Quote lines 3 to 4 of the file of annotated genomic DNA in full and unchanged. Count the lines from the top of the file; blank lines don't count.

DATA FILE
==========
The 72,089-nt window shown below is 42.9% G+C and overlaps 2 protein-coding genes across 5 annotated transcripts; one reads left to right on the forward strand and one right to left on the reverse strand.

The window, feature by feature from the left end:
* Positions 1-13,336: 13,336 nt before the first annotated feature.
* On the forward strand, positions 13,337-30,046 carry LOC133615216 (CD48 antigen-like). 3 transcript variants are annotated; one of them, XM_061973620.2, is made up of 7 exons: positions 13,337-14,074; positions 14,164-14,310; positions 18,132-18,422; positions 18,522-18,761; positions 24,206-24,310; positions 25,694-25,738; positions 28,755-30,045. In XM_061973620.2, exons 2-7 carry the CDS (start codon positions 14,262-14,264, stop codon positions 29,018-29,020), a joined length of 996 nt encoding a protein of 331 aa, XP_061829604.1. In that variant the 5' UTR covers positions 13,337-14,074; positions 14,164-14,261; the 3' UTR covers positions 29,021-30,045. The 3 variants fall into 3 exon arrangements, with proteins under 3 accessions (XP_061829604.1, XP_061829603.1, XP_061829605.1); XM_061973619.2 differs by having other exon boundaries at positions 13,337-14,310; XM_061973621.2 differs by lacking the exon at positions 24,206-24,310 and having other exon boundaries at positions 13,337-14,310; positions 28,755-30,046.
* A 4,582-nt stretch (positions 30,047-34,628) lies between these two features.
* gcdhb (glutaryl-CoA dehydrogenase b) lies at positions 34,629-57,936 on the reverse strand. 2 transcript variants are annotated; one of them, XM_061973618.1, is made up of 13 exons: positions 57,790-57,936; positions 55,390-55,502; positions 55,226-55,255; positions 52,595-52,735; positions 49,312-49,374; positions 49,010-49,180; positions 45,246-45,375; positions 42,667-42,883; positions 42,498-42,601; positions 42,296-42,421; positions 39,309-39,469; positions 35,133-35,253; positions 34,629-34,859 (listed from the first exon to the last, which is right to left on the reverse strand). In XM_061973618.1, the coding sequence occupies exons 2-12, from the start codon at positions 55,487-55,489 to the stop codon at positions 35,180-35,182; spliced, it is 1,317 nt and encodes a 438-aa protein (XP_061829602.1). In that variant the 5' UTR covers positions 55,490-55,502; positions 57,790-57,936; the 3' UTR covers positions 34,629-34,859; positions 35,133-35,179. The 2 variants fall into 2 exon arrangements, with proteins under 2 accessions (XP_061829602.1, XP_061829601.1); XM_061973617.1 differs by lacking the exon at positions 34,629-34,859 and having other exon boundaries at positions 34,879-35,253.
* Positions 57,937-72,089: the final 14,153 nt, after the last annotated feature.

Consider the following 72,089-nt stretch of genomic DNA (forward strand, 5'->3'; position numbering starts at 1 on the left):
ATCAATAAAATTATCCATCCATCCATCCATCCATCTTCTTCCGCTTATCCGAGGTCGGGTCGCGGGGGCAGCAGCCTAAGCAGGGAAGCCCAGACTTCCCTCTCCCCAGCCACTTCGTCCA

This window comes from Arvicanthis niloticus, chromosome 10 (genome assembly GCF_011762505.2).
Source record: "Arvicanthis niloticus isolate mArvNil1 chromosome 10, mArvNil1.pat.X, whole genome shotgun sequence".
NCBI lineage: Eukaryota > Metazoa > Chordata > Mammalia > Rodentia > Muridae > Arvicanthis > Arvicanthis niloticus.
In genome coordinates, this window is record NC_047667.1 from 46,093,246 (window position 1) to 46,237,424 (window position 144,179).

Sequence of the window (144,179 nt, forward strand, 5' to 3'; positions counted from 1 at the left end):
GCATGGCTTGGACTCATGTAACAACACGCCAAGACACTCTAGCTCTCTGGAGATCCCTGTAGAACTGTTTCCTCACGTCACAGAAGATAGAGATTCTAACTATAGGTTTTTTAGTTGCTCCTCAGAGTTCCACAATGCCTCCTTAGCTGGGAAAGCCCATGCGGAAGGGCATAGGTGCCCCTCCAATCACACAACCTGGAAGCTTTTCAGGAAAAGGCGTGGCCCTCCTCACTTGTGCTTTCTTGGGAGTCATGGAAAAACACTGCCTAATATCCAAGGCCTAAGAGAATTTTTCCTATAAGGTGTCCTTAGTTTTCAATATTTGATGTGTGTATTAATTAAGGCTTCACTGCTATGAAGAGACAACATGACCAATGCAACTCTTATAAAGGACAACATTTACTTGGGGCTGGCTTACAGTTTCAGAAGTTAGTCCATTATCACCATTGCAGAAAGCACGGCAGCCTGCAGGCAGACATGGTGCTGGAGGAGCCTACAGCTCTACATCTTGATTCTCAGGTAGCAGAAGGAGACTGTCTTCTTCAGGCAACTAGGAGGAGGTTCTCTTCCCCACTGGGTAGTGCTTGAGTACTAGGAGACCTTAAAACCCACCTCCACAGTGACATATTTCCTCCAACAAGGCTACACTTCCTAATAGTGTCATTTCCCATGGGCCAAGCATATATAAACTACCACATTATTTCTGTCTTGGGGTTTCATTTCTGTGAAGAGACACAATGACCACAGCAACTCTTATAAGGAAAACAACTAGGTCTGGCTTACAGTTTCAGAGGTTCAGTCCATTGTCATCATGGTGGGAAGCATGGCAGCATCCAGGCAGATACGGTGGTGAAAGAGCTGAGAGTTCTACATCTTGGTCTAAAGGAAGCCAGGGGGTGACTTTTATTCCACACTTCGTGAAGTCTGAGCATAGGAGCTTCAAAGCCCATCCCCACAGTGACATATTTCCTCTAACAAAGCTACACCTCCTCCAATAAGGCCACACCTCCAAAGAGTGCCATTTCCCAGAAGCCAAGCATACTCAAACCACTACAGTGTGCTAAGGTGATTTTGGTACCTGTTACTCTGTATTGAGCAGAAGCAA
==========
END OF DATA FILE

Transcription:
* Positions 1-13,336: 13,336 nt before the first annotated feature.
* On the forward strand, positions 13,337-30,046 carry LOC133615216 (CD48 antigen-like). 3 transcript variants are annotated; one of them, XM_061973620.2, is made up of 7 exons: positions 13,337-14,074; positions 14,164-14,310; positions 18,132-18,422; positions 18,522-18,761; positions 24,206-24,310; positions 25,694-25,738; positions 28,755-30,045. In XM_061973620.2, exons 2-7 carry the CDS (start codon positions 14,262-14,264, stop codon positions 29,018-29,020), a joined length of 996 nt encoding a protein of 331 aa, XP_061829604.1. In that variant the 5' UTR covers positions 13,337-14,074; positions 14,164-14,261; the 3' UTR covers positions 29,021-30,045. The 3 variants fall into 3 exon arrangements, with proteins under 3 accessions (XP_061829604.1, XP_061829603.1, XP_061829605.1); XM_061973619.2 differs by having other exon boundaries at positions 13,337-14,310; XM_061973621.2 differs by lacking the exon at positions 24,206-24,310 and having other exon boundaries at positions 13,337-14,310; positions 28,755-30,046.